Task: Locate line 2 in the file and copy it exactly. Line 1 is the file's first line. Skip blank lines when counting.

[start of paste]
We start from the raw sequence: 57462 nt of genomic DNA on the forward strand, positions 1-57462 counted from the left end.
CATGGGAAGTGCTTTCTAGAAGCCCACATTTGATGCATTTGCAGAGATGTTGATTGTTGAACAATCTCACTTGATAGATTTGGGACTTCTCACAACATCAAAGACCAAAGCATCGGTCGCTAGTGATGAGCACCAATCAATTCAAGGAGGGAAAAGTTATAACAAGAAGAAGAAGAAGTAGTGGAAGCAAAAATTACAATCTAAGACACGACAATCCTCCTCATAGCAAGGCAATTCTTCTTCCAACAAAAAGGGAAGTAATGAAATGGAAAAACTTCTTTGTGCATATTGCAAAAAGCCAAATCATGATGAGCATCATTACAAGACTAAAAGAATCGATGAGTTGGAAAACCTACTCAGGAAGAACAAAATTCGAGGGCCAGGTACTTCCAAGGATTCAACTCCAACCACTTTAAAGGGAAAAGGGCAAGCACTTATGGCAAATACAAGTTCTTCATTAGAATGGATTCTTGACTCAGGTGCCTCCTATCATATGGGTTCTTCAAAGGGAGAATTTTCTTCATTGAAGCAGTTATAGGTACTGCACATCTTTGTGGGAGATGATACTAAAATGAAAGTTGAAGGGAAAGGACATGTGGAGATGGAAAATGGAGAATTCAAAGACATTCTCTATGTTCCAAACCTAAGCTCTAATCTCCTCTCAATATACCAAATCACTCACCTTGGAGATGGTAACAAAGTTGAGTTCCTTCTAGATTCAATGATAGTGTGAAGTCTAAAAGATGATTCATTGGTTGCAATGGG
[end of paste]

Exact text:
CATGGGAAGTGCTTTCTAGAAGCCCACATTTGATGCATTTGCAGAGATGTTGATTGTTGAACAATCTCACTTGATAGATTTGGGACTTCTCACAACATCAAAGACCAAAGCATCGGTCGCTAGTGATGAGCACCAATCAATTCAAGGAGGGAAAAGTTATAACAAGAAGAAGAAGAAGTAGTGGAAGCAAAAATTACAATCTAAGACACGACAATCCTCCTCATAGCAAGGCAATTCTTCTTCCAACAAAAAGGGAAGTAATGAAATGGAAAAACTTCTTTGTGCATATTGCAAAAAGCCAAATCATGATGAGCATCATTACAAGACTAAAAGAATCGATGAGTTGGAAAACCTACTCAGGAAGAACAAAATTCGAGGGCCAGGTACTTCCAAGGATTCAACTCCAACCACTTTAAAGGGAAAAGGGCAAGCACTTATGGCAAATACAAGTTCTTCATTAGAATGGATTCTTGACTCAGGTGCCTCCTATCATATGGGTTCTTCAAAGGGAGAATTTTCTTCATTGAAGCAGTTATAGGTACTGCACATCTTTGTGGGAGATGATACTAAAATGAAAGTTGAAGGGAAAGGACATGTGGAGATGGAAAATGGAGAATTCAAAGACATTCTCTATGTTCCAAACCTAAGCTCTAATCTCCTCTCAATATACCAAATCACTCACCTTGGAGATGGTAACAAAGTTGAGTTCCTTCTAGATTCAATGATAGTGTGAAGTCTAAAAGATGATTCATTGGTTGCAATGGG